There’s an almost-irresistible urge in many shooters to worship numbers, much like the wretches who can spout baseball stats at you as though it means something. I, too, was guilty of this in my youth, and could quote statistics by the yard.

Some people go a lot further, and draw up tables and formulas to tell you how effective a cartridge will be, and on which animals, and at which ranges. Yes, of course, and I can tell you just what the stock market is going to do for the rest of the year.

John Taylor figured out something he called the Knockdown Effect, and worked up a formula for it:
KP (knockdown power)= WVD/7,000

In other words, a bullet’s weight, velocity, and diameter divided by 7,000. Taylor was a hunter of immense experience, and how he squared this with what he actually saw is beyond me. As any experienced hunter knows, you don’t knock anything down, and when you pull the trigger anything can happen.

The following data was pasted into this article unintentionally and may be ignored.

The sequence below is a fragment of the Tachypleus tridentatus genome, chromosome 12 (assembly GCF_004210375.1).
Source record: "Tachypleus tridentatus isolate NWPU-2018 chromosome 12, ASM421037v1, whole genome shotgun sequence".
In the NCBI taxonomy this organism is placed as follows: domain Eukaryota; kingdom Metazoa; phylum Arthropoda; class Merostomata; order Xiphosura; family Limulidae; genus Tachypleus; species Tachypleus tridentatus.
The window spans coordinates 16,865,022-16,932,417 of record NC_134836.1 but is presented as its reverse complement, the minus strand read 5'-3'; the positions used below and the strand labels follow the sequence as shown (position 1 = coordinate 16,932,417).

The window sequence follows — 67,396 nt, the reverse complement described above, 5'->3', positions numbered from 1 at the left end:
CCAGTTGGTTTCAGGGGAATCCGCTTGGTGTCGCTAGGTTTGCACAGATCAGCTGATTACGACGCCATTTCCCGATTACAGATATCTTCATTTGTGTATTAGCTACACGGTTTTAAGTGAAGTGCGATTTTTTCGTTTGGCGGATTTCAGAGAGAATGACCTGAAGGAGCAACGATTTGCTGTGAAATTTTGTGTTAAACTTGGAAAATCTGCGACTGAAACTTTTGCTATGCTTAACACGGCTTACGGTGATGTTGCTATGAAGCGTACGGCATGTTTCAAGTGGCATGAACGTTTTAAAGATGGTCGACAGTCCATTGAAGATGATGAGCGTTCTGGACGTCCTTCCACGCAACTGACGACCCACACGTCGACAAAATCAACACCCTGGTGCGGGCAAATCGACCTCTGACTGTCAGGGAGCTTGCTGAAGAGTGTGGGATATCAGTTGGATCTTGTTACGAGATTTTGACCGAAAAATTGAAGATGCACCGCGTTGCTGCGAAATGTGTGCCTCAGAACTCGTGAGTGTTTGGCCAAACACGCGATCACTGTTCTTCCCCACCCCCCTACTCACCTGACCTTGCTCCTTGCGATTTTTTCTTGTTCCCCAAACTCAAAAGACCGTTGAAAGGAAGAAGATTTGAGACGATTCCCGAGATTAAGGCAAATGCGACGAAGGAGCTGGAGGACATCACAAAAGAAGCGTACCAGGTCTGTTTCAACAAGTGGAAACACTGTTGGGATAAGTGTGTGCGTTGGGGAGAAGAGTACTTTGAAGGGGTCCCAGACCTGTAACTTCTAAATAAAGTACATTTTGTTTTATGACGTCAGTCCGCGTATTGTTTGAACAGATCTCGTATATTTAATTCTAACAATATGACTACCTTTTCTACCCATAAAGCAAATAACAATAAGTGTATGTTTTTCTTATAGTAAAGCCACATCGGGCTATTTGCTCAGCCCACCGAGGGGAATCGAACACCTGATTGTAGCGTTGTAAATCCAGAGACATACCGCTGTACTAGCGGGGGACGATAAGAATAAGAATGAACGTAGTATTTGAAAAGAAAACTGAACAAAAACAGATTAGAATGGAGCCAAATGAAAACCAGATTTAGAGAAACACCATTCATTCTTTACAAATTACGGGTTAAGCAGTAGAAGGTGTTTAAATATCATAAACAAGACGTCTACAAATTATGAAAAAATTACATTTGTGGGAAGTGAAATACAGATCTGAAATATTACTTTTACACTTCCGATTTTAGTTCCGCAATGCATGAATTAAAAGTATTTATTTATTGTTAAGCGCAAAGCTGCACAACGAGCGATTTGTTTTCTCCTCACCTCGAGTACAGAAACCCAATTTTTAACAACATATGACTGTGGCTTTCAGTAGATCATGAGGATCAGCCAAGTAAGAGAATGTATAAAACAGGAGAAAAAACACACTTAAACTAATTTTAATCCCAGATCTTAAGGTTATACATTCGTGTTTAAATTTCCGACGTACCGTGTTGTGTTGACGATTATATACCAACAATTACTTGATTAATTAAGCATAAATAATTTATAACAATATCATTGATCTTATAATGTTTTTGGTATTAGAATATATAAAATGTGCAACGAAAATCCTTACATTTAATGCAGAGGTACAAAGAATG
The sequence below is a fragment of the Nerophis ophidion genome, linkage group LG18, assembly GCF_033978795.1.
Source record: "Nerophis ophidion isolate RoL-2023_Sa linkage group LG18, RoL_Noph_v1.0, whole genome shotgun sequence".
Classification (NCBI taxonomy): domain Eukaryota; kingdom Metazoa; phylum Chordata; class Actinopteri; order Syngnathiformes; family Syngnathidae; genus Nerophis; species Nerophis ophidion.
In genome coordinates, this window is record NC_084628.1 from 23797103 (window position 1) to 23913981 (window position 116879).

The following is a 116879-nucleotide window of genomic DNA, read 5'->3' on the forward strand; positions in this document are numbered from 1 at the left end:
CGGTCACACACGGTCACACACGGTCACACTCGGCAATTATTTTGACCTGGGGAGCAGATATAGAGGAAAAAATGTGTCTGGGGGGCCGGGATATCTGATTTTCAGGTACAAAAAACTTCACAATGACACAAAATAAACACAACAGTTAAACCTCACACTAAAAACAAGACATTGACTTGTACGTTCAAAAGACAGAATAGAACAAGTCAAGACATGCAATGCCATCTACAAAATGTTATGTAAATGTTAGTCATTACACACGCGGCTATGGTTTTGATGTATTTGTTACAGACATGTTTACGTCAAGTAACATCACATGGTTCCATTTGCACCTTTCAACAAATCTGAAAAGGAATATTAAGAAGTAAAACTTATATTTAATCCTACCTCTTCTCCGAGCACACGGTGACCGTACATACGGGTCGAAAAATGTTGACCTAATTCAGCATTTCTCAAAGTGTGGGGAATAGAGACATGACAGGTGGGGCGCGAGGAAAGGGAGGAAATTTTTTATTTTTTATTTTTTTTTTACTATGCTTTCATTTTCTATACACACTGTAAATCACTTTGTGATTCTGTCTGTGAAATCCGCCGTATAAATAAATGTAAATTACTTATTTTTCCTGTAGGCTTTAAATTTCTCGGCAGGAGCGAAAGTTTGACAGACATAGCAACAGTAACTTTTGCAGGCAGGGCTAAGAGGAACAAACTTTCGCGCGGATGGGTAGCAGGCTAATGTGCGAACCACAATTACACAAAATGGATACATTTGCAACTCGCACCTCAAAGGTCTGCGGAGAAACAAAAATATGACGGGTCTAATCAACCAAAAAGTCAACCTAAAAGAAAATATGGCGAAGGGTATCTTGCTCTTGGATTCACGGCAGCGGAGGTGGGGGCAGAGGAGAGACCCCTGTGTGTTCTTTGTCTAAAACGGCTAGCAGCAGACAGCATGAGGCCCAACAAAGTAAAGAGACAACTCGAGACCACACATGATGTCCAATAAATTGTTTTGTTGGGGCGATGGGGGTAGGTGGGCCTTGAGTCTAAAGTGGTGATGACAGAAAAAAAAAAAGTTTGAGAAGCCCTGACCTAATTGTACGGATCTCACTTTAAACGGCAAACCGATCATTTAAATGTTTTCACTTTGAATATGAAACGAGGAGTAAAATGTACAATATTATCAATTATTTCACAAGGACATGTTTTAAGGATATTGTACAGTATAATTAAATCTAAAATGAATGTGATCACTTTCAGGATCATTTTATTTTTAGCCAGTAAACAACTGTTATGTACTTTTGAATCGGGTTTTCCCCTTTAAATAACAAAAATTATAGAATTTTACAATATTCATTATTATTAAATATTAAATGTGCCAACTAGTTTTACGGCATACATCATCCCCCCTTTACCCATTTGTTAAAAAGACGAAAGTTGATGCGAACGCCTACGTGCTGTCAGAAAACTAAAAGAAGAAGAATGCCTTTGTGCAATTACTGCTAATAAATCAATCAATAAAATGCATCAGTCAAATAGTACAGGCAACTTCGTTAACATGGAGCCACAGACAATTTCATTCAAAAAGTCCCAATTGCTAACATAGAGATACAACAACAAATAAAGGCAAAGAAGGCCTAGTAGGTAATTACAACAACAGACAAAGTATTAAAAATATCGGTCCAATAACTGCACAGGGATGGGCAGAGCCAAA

Elmer Keith had something he called pounds-feet. Ed Matunas came up with a formula to calculate the ideal ranges for shooting at animals depending on their weight. And so on.

Let me tell you a true story. Two years ago I was in Africa with a guy who was hunting eland with a 7mm Remington Magnum loaded with 160-grain Hornady bullets. For days I followed the poor guy around, nattering at him that his 7mm wasn’t big enough to take a monster antelope like an eland, and wouldn’t he like to borrow my .375 H&H;, which was a proven eland-basher? He politely declined, and went on to shoot a huge eland bull at precisely 200 yards, high in the shoulder.

Said eland went down in its tracks and never so much as twitched. I’ve seen only two or three animals killed as quickly in 40 years of hunting. Numbers are fun, but it’s better to shoot good.